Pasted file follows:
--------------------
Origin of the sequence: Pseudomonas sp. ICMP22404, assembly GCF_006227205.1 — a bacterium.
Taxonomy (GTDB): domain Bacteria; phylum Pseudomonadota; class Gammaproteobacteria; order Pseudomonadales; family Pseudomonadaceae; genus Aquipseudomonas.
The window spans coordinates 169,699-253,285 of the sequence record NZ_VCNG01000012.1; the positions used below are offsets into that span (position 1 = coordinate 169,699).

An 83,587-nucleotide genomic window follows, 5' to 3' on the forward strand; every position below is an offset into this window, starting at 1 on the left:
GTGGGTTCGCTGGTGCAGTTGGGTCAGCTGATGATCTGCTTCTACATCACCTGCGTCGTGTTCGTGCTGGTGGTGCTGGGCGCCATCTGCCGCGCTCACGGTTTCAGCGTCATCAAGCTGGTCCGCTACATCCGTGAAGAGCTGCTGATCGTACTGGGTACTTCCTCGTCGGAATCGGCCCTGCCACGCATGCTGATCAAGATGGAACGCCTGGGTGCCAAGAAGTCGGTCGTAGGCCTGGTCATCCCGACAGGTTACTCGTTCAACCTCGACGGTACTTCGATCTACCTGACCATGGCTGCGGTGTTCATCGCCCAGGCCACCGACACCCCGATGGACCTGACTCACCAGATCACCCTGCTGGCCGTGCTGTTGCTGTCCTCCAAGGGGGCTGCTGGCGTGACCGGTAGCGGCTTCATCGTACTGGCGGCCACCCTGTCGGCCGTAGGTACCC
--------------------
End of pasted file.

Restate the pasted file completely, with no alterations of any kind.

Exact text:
Origin of the sequence: Pseudomonas sp. ICMP22404, assembly GCF_006227205.1 — a bacterium.
Taxonomy (GTDB): domain Bacteria; phylum Pseudomonadota; class Gammaproteobacteria; order Pseudomonadales; family Pseudomonadaceae; genus Aquipseudomonas.
The window spans coordinates 169,699-253,285 of the sequence record NZ_VCNG01000012.1; the positions used below are offsets into that span (position 1 = coordinate 169,699).

An 83,587-nucleotide genomic window follows, 5' to 3' on the forward strand; every position below is an offset into this window, starting at 1 on the left:
GTGGGTTCGCTGGTGCAGTTGGGTCAGCTGATGATCTGCTTCTACATCACCTGCGTCGTGTTCGTGCTGGTGGTGCTGGGCGCCATCTGCCGCGCTCACGGTTTCAGCGTCATCAAGCTGGTCCGCTACATCCGTGAAGAGCTGCTGATCGTACTGGGTACTTCCTCGTCGGAATCGGCCCTGCCACGCATGCTGATCAAGATGGAACGCCTGGGTGCCAAGAAGTCGGTCGTAGGCCTGGTCATCCCGACAGGTTACTCGTTCAACCTCGACGGTACTTCGATCTACCTGACCATGGCTGCGGTGTTCATCGCCCAGGCCACCGACACCCCGATGGACCTGACTCACCAGATCACCCTGCTGGCCGTGCTGTTGCTGTCCTCCAAGGGGGCTGCTGGCGTGACCGGTAGCGGCTTCATCGTACTGGCGGCCACCCTGTCGGCCGTAGGTACCC